European Commissioner for Industry and Entrepreneurship Ferdinando Nelli Feroci, commented: "This agreement involves the marriage of launchers and satellites engineered and built in Europe, a move towards the independence of the European Union’s space sector.”
The EU's satellite navigation programme Galileo signed a €500 million agreement with Arianespace which will bring an operational Galileo service much closer.
The agreement to provide three Ariane-5 launchers will reduce the EU's use of external parties for placing its Galileo satellites into orbit - another step on the road to the EU's goal to secure independent access to space. As the launchers are manufactured in the EU this is also a win for European business. The Ariane-5 launcher will carry four satellites at a time into orbit, twice the capacity of the current launchers and will start to be used in 2015. The number of launches needed for the full set of satellites required for commercial operations will therefore decrease.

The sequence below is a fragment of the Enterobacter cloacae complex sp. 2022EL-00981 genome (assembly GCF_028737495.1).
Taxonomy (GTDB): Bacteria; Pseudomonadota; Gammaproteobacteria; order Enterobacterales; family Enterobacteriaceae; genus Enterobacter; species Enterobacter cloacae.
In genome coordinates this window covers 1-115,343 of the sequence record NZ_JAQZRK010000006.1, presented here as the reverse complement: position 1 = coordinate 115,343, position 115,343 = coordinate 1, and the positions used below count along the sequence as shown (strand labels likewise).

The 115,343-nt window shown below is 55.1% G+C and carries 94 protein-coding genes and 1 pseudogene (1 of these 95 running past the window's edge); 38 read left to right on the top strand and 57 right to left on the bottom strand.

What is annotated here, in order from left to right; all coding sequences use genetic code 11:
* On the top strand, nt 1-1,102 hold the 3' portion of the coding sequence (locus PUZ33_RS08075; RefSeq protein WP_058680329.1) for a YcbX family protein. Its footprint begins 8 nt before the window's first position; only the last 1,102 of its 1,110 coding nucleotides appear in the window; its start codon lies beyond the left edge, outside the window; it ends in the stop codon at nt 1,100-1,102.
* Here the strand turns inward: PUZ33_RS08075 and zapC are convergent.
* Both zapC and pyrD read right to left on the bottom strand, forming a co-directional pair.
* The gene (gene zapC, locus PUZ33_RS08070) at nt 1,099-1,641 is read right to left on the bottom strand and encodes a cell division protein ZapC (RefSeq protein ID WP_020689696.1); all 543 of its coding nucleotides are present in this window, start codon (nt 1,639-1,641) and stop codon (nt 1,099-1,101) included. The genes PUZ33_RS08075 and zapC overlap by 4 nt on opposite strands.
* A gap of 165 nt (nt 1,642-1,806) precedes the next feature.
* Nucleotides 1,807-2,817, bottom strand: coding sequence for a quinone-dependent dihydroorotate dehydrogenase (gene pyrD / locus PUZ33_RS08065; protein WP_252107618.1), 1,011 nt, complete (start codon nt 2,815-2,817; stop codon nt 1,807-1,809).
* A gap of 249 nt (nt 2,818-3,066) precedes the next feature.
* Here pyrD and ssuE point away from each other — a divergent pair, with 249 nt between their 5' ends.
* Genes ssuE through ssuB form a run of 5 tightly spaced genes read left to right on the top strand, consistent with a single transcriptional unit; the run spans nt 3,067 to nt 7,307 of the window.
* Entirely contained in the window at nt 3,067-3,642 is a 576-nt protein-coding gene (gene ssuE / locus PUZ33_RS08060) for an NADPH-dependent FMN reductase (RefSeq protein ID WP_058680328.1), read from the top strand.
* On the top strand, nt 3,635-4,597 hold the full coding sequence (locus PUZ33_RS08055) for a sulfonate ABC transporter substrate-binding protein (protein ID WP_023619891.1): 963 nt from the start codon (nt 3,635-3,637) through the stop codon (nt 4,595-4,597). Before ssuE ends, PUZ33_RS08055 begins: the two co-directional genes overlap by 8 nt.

Galileo is the programme of the European Union to develop a global satellite navigation system under European civilian control. Galileo signals will allow users to know their exact position in time and space with greater precision and reliability than with the currently existing systems. Galileo will be compatible with and, for some of its services, interoperable with existing similar systems, but will be autonomous. By 2020 the Commission aims to have the full constellation of 30 Galileo satellites in operation.